And it’s a Dragonwell Press doubleheader today, as a second new Dragonwell author, Greg Byrne, is here to share a piece about his new SF novel Nine Planets. Greg’s hero, Peter Blackwell—no relation to the Blackwell family over in Jonathan Ferrara’s book, one presumes!—has a very straightforward goal. I.e., regain his lost memories, and save the world in the process.
Brotherhood command sled
Within twenty minutes of Boston, Blackwell checked the sled’s threat screens, looking for the traitor’s Cabal jumpship.
Most of the traffic was routine—shuttles, commercial airliners, cargo planes, military aircraft patrolling borders—but a single icon distracted him. The flight path of a green cube matched his exactly, although it trailed him by some distance. He stared at it for a few seconds with increasing suspicion—the Cabal jumpship, surely—marked it with a red circle as a possible threat, but withdrew his hand without revealing its ID. Breathing carefully, he walked around the platform, considered all the traffic from every angle.
It did no good; he only noticed the green cube. And how it eroded that small nugget of courage in his belly! He reached out his hand several times towards it. It would only take a second, he thought, to touch it and see it was nothing but an innocent plane.
Innocent indeed. He reached out his finger and touched the icon, and the data rose above it in clear shimmering letters.
Corporate jumpship. Registration: Metron Corp, Hamburg. Holiday charter.
Cabal? The jumpship ID passed all the deceptor checks down to about seven verification levels, though he still didn’t trust it. He would watch it and see.
With a cautious relief, he did a thorough check of the screens as Valentina had instructed him, mildly surprised he was still alive, that the great stub-winged sled was aloft, held there in space by powers and principles too complex for him. All indicators were green. The Poor Man status screen showed Book and Valentina still alive, though Ed’s icon had greyed. The sled hummed faintly.
Blackwell breathed out, aware for the first time of many things, even stronger than the deep memory of Moscow. His heart flexing, taking the load. His command of the situation. A clear purpose. The faint presence on the bridge of Book and Ed and Valentina, resonating softly off walls, continuing with him. The pulsing sense of obligation to make good their sacrifice.
And a secret hidden in Boston.
After a foodcell from the galley and a brief but satisfying wash and shave, he nudged the VR control into autopilot and set the sled on its final approach to the Brotherhood base in the Back Bay Fens.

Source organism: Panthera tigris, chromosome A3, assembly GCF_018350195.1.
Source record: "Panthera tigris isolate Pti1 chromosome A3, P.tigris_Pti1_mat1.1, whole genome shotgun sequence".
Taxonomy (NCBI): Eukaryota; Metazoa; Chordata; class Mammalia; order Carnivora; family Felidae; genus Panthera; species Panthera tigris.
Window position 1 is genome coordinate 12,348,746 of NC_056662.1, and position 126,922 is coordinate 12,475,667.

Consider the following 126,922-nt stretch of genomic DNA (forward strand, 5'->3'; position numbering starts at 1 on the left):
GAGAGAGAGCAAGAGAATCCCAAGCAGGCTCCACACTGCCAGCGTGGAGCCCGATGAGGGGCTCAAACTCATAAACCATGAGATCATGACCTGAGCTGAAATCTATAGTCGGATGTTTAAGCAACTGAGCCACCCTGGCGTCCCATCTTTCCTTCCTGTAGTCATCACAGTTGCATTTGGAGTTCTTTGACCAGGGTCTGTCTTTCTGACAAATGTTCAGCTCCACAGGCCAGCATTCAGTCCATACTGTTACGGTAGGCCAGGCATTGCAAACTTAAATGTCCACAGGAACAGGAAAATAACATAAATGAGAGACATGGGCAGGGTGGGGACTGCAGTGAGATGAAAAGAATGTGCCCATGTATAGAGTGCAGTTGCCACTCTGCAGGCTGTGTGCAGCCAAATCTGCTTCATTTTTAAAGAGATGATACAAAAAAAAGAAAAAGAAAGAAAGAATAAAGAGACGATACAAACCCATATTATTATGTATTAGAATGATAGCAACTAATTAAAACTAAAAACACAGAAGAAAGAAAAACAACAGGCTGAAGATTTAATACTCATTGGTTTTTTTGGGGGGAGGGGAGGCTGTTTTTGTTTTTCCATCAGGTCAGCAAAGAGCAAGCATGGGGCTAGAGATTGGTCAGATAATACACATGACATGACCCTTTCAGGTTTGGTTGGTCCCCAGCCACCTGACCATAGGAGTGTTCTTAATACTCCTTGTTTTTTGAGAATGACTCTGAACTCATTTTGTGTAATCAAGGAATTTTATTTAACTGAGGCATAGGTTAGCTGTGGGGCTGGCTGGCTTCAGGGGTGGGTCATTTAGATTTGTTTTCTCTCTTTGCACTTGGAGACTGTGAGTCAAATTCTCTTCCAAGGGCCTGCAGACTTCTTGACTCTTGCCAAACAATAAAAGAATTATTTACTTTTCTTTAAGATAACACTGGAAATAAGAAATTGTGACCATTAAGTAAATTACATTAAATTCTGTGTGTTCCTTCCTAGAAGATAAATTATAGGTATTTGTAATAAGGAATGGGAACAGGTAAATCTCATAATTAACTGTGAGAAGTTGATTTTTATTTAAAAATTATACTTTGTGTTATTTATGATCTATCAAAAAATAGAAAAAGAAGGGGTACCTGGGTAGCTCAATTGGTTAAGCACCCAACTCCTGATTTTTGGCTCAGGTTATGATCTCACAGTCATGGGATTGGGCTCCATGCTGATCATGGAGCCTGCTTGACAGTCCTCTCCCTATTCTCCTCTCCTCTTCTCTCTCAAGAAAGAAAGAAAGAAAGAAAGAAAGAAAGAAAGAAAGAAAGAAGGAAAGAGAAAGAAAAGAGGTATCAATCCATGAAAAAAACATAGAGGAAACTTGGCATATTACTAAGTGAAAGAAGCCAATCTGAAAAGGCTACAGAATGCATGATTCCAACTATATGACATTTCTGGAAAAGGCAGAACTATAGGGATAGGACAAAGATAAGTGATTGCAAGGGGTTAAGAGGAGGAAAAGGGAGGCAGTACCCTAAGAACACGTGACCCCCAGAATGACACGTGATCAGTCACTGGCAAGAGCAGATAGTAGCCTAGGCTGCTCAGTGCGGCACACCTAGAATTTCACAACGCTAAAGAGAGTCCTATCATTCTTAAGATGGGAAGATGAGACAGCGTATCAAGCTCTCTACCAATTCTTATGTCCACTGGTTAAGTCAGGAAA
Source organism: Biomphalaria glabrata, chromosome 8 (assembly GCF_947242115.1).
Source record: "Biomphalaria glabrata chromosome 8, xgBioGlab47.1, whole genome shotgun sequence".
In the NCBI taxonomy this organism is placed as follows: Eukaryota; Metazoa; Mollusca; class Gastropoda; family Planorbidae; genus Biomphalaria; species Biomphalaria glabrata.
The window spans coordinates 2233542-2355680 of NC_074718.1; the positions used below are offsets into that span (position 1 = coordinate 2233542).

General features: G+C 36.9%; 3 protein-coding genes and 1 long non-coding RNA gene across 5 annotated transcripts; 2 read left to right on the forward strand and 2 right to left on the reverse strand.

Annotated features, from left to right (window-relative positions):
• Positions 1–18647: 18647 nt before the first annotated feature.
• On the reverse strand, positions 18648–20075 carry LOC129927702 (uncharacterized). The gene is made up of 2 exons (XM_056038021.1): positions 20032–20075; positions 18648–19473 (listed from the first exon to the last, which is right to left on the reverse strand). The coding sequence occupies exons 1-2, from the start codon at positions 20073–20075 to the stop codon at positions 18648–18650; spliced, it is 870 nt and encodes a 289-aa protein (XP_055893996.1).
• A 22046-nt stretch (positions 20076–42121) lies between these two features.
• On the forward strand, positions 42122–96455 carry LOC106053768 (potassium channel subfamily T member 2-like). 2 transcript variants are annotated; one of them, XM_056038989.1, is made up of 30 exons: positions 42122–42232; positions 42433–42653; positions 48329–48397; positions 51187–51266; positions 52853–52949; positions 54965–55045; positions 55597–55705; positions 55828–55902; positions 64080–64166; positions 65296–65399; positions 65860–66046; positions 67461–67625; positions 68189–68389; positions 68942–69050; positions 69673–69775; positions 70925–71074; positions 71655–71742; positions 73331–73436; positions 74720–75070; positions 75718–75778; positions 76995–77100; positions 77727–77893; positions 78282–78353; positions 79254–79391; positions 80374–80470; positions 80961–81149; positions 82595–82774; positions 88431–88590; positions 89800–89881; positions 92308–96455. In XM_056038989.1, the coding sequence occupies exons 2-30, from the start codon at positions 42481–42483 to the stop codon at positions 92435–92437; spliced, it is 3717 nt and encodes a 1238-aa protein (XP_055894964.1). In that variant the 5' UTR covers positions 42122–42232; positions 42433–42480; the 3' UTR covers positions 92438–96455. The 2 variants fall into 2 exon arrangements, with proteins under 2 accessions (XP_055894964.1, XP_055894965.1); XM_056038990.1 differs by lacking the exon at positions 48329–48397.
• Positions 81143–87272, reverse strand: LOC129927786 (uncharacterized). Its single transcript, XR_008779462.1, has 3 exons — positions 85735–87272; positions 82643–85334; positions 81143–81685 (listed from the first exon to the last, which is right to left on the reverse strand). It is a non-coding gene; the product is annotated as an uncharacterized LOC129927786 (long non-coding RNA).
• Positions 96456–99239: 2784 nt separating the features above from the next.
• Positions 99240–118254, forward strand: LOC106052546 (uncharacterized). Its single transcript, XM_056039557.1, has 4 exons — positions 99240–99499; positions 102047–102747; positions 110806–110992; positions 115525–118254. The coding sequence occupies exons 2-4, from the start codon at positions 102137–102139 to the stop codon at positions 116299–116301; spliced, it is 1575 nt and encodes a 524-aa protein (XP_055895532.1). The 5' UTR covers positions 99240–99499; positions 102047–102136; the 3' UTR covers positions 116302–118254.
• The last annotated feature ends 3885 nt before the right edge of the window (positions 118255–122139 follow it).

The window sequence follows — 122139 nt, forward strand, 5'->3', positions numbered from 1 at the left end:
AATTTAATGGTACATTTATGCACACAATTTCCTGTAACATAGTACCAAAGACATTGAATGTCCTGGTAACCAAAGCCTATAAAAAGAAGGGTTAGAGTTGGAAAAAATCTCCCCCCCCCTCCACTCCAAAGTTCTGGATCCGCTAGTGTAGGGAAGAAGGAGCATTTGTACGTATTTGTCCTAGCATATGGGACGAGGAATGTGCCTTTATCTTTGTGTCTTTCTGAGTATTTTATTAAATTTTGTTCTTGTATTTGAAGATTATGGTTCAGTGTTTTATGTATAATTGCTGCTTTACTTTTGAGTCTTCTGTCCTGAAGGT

The screens showed other aircraft—passenger liners, cargo planes, merchant and company jumpships—although their flight paths showed a slight change as they vectored in towards Logan International, and the jumpship followed him exactly.
So, he thought, not surprised.
Cabal. They’re following me.
At a thousand meters, with the sled in vertical descent, he unbuckled himself from the chair and leaned over the edge of the command platform to watch the ground rise up to meet him. An eight-lane freeway lay to the north, its lights both red and white, rows of dark-roofed buildings like townhouses to the south-east, and the lights of a city’s tall buildings to the east. He scanned the terrain like a minesweeper, trying to remember, though all he saw at the center of his field of vision was a dark pocket of marshy land through which a moonlit river bent like an arthritic snake.
The muddy river, freeway and city. His ninth planet pulsed faintly and, although he could not see the cobbled courtyard, and his was the only engine ascending or descending, he knew he would see everything as soon as he passed into the timeslip zone. He sat down and clicked into his PFZ, waiting for his heart to jolt.
The sled descended through five hundred meters without so much as a flutter, and he was starting to worry when, three hundred and ninety meters above the ground, his pulse jolted like a sparrow frightened.
The sled touched down with barely a shudder, its hydraulics settling. As the faint whine of the reactor slowed and deepened, he saw that the sled’s safeties—reactor, shields, navigation—were green.
But now the red threat circle of the Cabal jumpship was flashing as it grew nearer to his stationary sled, the diminishing seconds ticking down inside his head.
At one hour fifty seven and eight seconds, he stepped out of the sled into the smell of cool marsh night.
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